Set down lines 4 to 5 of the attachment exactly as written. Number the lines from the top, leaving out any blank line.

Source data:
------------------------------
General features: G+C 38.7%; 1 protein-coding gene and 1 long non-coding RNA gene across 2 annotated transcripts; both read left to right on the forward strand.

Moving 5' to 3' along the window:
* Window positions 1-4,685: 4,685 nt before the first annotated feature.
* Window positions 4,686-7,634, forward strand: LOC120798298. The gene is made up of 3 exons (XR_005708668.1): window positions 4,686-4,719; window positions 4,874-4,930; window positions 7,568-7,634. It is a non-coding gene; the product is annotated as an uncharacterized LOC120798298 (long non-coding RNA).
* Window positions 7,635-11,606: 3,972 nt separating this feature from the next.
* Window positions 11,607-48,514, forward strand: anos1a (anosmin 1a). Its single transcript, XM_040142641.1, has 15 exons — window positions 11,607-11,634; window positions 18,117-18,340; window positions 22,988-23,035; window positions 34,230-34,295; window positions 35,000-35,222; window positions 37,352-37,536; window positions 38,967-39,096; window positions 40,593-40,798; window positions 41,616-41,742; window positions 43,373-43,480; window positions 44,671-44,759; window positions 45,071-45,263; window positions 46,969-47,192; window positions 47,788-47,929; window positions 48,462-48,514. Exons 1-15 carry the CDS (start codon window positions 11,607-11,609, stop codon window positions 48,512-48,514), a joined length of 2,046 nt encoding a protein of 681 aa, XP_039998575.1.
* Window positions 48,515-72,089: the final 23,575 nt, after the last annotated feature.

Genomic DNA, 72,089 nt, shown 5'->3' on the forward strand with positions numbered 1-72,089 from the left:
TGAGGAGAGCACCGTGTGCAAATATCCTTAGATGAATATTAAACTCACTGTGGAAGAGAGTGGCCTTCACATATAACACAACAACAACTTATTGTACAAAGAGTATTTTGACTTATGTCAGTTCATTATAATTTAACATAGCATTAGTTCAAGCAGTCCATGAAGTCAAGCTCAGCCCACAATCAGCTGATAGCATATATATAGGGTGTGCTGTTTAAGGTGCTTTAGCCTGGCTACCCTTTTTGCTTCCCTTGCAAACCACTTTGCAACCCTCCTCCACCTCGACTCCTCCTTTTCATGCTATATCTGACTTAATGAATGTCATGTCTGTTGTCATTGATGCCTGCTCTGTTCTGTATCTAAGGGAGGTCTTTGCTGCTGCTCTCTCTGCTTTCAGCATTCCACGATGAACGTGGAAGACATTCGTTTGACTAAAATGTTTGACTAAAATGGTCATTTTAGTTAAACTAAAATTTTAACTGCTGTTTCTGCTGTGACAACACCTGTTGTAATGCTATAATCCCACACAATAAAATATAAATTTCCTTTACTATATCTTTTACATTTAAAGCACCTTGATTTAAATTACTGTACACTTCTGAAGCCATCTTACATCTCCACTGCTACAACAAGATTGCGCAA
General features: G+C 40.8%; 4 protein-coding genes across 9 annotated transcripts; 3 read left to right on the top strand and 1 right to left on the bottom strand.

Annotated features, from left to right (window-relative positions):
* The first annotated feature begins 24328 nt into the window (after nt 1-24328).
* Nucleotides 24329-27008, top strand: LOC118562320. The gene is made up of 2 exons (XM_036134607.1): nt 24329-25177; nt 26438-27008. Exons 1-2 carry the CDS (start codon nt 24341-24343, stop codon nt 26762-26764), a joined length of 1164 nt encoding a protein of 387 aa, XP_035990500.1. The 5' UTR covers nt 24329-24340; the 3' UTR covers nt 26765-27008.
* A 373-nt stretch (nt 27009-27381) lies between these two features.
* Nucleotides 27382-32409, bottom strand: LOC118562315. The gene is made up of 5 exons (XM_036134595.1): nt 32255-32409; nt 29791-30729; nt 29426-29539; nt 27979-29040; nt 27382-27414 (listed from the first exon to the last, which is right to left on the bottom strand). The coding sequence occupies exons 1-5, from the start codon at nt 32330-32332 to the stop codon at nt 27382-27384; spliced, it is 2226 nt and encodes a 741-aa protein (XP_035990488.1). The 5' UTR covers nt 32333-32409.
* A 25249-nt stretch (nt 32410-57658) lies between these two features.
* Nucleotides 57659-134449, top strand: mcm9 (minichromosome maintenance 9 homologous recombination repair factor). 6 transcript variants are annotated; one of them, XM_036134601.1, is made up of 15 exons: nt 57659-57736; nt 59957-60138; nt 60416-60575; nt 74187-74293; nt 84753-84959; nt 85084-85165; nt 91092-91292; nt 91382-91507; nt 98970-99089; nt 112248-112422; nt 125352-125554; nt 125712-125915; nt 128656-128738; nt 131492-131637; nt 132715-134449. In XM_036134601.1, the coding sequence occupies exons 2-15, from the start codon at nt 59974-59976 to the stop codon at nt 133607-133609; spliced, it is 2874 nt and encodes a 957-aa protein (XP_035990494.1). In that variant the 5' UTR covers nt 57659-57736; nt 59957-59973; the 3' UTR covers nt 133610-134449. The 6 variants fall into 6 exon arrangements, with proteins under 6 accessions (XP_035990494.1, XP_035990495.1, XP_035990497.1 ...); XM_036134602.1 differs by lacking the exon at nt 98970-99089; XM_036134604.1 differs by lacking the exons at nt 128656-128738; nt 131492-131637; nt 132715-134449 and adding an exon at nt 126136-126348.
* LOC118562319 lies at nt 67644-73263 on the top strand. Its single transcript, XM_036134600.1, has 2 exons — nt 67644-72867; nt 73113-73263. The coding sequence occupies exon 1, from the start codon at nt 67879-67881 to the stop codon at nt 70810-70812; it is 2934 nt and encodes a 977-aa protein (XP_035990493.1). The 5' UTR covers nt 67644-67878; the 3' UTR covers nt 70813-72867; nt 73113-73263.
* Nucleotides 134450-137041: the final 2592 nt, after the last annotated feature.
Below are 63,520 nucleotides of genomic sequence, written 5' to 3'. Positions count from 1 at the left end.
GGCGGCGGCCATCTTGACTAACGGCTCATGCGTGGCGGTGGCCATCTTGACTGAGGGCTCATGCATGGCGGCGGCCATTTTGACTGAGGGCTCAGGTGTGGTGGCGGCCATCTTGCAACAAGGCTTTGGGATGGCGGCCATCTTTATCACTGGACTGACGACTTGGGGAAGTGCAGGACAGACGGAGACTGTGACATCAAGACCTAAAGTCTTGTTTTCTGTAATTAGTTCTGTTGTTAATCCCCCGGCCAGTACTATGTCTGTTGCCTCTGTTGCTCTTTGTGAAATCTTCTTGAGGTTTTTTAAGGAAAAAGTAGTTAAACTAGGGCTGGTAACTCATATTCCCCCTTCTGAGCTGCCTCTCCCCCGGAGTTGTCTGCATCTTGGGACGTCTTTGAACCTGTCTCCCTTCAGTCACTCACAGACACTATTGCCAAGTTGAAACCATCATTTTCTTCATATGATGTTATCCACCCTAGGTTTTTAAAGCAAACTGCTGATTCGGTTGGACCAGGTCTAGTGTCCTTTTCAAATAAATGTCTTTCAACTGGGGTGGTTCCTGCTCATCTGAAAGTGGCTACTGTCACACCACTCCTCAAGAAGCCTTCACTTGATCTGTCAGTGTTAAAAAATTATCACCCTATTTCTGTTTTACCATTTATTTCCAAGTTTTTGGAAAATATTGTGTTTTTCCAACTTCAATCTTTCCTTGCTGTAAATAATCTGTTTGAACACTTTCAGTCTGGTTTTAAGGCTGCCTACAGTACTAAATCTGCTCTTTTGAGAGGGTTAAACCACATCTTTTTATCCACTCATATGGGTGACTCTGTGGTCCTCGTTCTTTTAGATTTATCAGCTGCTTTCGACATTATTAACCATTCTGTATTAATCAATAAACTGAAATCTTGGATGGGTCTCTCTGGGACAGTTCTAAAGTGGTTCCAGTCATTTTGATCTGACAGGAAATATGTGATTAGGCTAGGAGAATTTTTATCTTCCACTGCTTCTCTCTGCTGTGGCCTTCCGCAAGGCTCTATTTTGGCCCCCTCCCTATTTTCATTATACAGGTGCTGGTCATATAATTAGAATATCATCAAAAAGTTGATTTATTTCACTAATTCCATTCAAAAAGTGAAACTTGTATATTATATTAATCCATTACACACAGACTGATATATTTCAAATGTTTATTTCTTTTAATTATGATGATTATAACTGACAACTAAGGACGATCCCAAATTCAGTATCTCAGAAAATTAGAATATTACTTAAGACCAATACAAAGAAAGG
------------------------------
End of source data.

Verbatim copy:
* Window positions 4,686-7,634, forward strand: LOC120798298. The gene is made up of 3 exons (XR_005708668.1): window positions 4,686-4,719; window positions 4,874-4,930; window positions 7,568-7,634. It is a non-coding gene; the product is annotated as an uncharacterized LOC120798298 (long non-coding RNA).
* Window positions 7,635-11,606: 3,972 nt separating this feature from the next.